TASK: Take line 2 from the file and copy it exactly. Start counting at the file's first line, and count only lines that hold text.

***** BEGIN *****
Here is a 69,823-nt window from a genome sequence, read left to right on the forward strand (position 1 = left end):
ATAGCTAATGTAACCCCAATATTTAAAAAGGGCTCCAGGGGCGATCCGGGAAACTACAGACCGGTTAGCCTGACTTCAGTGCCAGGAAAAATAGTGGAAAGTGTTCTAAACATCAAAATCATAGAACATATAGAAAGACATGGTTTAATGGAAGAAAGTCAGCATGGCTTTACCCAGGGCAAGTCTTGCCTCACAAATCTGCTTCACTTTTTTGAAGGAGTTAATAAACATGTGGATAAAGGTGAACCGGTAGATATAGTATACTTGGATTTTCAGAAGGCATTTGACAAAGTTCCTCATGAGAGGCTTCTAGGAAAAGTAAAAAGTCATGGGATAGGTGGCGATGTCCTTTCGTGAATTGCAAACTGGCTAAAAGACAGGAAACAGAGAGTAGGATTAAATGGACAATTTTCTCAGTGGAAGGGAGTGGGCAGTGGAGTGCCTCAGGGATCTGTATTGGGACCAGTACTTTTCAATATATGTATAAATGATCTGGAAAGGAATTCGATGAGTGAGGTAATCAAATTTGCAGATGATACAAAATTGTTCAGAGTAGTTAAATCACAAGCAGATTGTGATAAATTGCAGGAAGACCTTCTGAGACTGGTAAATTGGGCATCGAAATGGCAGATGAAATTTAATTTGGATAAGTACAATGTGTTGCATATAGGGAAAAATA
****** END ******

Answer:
ATAGCTAATGTAACCCCAATATTTAAAAAGGGCTCCAGGGGCGATCCGGGAAACTACAGACCGGTTAGCCTGACTTCAGTGCCAGGAAAAATAGTGGAAAGTGTTCTAAACATCAAAATCATAGAACATATAGAAAGACATGGTTTAATGGAAGAAAGTCAGCATGGCTTTACCCAGGGCAAGTCTTGCCTCACAAATCTGCTTCACTTTTTTGAAGGAGTTAATAAACATGTGGATAAAGGTGAACCGGTAGATATAGTATACTTGGATTTTCAGAAGGCATTTGACAAAGTTCCTCATGAGAGGCTTCTAGGAAAAGTAAAAAGTCATGGGATAGGTGGCGATGTCCTTTCGTGAATTGCAAACTGGCTAAAAGACAGGAAACAGAGAGTAGGATTAAATGGACAATTTTCTCAGTGGAAGGGAGTGGGCAGTGGAGTGCCTCAGGGATCTGTATTGGGACCAGTACTTTTCAATATATGTATAAATGATCTGGAAAGGAATTCGATGAGTGAGGTAATCAAATTTGCAGATGATACAAAATTGTTCAGAGTAGTTAAATCACAAGCAGATTGTGATAAATTGCAGGAAGACCTTCTGAGACTGGTAAATTGGGCATCGAAATGGCAGATGAAATTTAATTTGGATAAGTACAATGTGTTGCATATAGGGAAAAATA